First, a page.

Happy ‘pub’ days: Bate, Hummer, Rios, Smith
Four ASU Department of English faculty are ushering in new, inventive work—no small feat in these unprecedented times. Releases include the U.S. edition of a “radical” re-visioning of Wordsworth’s work, a meditation on the body politic, a poetry collection centered on the U.S.-Mexico border, and the newest issue of an international language journal.
Radical Wordsworth: The Poet Who Changed the World (Yale University Press, 2020)
Published in time for the 250th anniversary of William Wordsworth’s birth, this is the biography of a great poetic genius, a revolutionary who changed the world. Wordsworth rejoiced in the French Revolution and played a central role in the cultural upheaval that we call the Romantic Revolution.
He and his fellow Romantics changed forever the way we think about childhood, the sense of the self, our connection to the natural environment, and the purpose of poetry. But his was also a revolutionary life in the old sense of the word, insofar as his art was of memory, the return of the past, the circling back to childhood and youth. This beautifully written biography is purposefully fragmentary, momentary, and selective, opening up what Wordsworth called "the hiding-places of my power."
Bate is Foundation Professor of environmental humanities with a joint appointment in the Department of English and the Global Futures Laboratory at ASU.
In These States (Jacar Press, 2020)
Each of us has various existences, only a few of them coinciding precisely with the boundaries of our neighborhoods. The poems in this book are haunted by precise and troubling questions: what, exactly is the condition of the body politic, and how does that condition affect us, both in large and small ways, in abstract and concrete symptoms, in dailiness and in eras? What is the relationship, exactly, between the individual citizen—a unique body in its own right, but also a cell, so to speak, in a greater body?
The questions T.R. Hummer raises in these poems have no answers, but they have existential manifestations.
Hummer is professor emeritus of English in creative writing at ASU.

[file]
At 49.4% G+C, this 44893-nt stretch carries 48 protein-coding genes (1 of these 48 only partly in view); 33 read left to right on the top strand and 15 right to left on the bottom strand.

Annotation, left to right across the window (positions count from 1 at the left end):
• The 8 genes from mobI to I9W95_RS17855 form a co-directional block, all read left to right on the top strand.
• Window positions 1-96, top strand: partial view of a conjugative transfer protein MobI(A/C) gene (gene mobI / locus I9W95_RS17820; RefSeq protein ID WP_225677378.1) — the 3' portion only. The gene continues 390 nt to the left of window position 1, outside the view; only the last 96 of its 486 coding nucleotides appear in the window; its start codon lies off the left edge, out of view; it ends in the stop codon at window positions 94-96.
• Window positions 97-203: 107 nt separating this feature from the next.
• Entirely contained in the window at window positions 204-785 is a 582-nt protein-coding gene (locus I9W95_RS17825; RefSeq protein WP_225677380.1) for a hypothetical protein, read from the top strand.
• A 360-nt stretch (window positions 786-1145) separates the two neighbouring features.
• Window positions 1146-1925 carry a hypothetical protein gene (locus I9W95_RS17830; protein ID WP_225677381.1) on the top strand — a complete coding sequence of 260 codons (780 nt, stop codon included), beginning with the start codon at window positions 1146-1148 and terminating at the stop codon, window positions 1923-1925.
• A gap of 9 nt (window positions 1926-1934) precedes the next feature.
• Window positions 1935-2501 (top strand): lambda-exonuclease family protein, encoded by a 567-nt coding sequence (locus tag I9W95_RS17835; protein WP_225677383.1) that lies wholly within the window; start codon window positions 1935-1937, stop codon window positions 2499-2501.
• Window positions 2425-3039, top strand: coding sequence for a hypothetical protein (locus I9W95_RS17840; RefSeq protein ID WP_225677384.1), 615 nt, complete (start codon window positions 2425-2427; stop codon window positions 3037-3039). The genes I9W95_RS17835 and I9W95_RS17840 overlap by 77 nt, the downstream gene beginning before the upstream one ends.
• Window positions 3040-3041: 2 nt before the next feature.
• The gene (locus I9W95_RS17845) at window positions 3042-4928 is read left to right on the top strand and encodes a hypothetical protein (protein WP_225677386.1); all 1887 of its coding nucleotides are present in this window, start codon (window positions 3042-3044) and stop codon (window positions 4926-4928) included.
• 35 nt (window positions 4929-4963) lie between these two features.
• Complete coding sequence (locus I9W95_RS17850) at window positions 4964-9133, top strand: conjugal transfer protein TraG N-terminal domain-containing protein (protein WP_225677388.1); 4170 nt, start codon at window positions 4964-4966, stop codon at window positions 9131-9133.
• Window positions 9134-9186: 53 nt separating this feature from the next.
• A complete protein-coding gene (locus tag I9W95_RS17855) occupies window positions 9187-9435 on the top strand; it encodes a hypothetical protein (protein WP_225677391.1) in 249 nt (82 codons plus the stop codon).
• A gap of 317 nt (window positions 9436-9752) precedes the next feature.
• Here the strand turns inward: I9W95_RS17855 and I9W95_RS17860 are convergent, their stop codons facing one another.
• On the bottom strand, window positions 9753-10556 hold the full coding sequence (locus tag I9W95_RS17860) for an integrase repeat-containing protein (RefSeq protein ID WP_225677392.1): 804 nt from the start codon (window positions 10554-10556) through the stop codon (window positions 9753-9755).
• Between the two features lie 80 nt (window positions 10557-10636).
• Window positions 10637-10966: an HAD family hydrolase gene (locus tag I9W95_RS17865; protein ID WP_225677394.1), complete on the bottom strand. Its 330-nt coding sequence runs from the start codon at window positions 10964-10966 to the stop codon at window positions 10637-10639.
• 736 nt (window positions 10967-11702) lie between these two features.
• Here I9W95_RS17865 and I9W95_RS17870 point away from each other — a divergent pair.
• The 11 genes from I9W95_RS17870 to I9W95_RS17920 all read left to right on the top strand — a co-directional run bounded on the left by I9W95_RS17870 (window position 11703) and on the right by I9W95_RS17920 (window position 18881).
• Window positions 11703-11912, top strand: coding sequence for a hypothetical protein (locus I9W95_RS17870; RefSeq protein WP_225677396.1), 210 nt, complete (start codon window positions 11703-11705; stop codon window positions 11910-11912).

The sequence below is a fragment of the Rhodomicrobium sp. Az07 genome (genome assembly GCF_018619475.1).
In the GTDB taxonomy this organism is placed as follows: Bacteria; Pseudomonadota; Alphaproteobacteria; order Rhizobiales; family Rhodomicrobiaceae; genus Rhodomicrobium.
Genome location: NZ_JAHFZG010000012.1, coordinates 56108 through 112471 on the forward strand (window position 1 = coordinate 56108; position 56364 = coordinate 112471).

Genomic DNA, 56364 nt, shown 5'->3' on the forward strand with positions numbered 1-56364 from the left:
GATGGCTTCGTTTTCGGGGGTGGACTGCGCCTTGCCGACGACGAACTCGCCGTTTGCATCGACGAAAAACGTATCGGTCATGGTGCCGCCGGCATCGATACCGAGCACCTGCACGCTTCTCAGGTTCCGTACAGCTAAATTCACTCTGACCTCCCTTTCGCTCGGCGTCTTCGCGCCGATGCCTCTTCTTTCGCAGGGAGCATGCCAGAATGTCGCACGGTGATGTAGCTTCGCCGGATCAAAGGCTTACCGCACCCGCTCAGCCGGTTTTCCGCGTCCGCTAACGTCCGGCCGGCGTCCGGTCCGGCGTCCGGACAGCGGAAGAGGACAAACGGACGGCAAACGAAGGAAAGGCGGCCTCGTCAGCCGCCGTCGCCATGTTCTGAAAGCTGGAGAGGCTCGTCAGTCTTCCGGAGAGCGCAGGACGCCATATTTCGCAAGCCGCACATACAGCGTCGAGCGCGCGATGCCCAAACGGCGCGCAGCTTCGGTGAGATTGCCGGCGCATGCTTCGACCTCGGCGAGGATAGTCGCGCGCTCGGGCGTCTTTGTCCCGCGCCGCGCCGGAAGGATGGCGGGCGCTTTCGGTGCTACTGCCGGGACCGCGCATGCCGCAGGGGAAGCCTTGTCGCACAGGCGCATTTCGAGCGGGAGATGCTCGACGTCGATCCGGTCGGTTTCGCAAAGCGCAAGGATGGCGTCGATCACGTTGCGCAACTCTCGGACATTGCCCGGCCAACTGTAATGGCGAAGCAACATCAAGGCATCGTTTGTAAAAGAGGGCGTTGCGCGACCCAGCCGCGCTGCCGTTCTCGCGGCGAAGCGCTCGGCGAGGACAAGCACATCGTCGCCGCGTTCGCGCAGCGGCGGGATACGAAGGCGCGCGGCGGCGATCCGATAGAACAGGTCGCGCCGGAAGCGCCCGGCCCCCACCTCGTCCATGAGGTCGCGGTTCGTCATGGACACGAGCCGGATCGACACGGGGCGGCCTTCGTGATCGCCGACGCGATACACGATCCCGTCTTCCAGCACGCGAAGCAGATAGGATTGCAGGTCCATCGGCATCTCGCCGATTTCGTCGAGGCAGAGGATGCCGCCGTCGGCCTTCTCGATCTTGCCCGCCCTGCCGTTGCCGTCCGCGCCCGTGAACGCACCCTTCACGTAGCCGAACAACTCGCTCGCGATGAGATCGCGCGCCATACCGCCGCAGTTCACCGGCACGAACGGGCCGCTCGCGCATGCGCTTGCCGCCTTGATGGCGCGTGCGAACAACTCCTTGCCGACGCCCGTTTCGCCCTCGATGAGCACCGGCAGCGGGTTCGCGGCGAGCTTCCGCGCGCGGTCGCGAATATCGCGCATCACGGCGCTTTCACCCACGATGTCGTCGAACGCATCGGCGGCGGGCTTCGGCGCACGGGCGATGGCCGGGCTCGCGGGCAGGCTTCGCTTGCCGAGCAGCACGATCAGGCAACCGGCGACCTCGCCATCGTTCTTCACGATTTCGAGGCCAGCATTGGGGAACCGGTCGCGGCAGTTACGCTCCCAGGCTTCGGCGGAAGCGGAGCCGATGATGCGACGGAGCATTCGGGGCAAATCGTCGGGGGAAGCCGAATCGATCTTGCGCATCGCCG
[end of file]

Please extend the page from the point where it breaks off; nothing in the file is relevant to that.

Not Go Away Is My Name (Copper Canyon Press, 2020)
Resistance and persistence collide in Alberto Rios’s sixteenth book, Not Go Away Is My Name, a book about past and present, changing and unchanging, letting go and holding on. The borderline between Mexico and the U.S. looms large, and Ríos sheds light on and challenges our sensory experiences of everyday objects. At the same time, family memories and stories of the Sonoran desert weave throughout as Ríos travels in duality: between places, between times, and between lives. In searching for and treasuring what ought to be remembered, Ríos creates an ode to family life, love and community, and realizes “All I can do is not go away. / Not go away is my name.”
Ríos is Regents Professor of English in creative writing and University Professor of Letters at ASU, where he also holds the Katharine C. Turner Endowed Chair and directs the Virginia G. Piper Center for Creative Writing.
CALICO Journal 37:1 (2020)
Bryan Smith continues in his post as co-editor of this publication of the Computer Assisted Language Instruction Consortium, whose latest issue is focused on “exploring the interface of interlanguage (L2) pragmatics and digital spaces.” From Equinox, which hosts the journal:
The CALICO Journal, founded in 1983, moved to Equinox in 2015. CALICO Journal is devoted to the dissemination of information concerning the application of technology to language teaching and language learning. The journal is published online-only, is fully refereed and publishes research articles and studies and software and book reviews. Three issues appear annually and normally one of them is a thematic issue on current discourses and developments in Computer-Assisted Language Learning. CALICO's international editorial board and large group of authors and reviewers reflect its global readership.
Smith is associate professor of English in writing, rhetorics and literacies.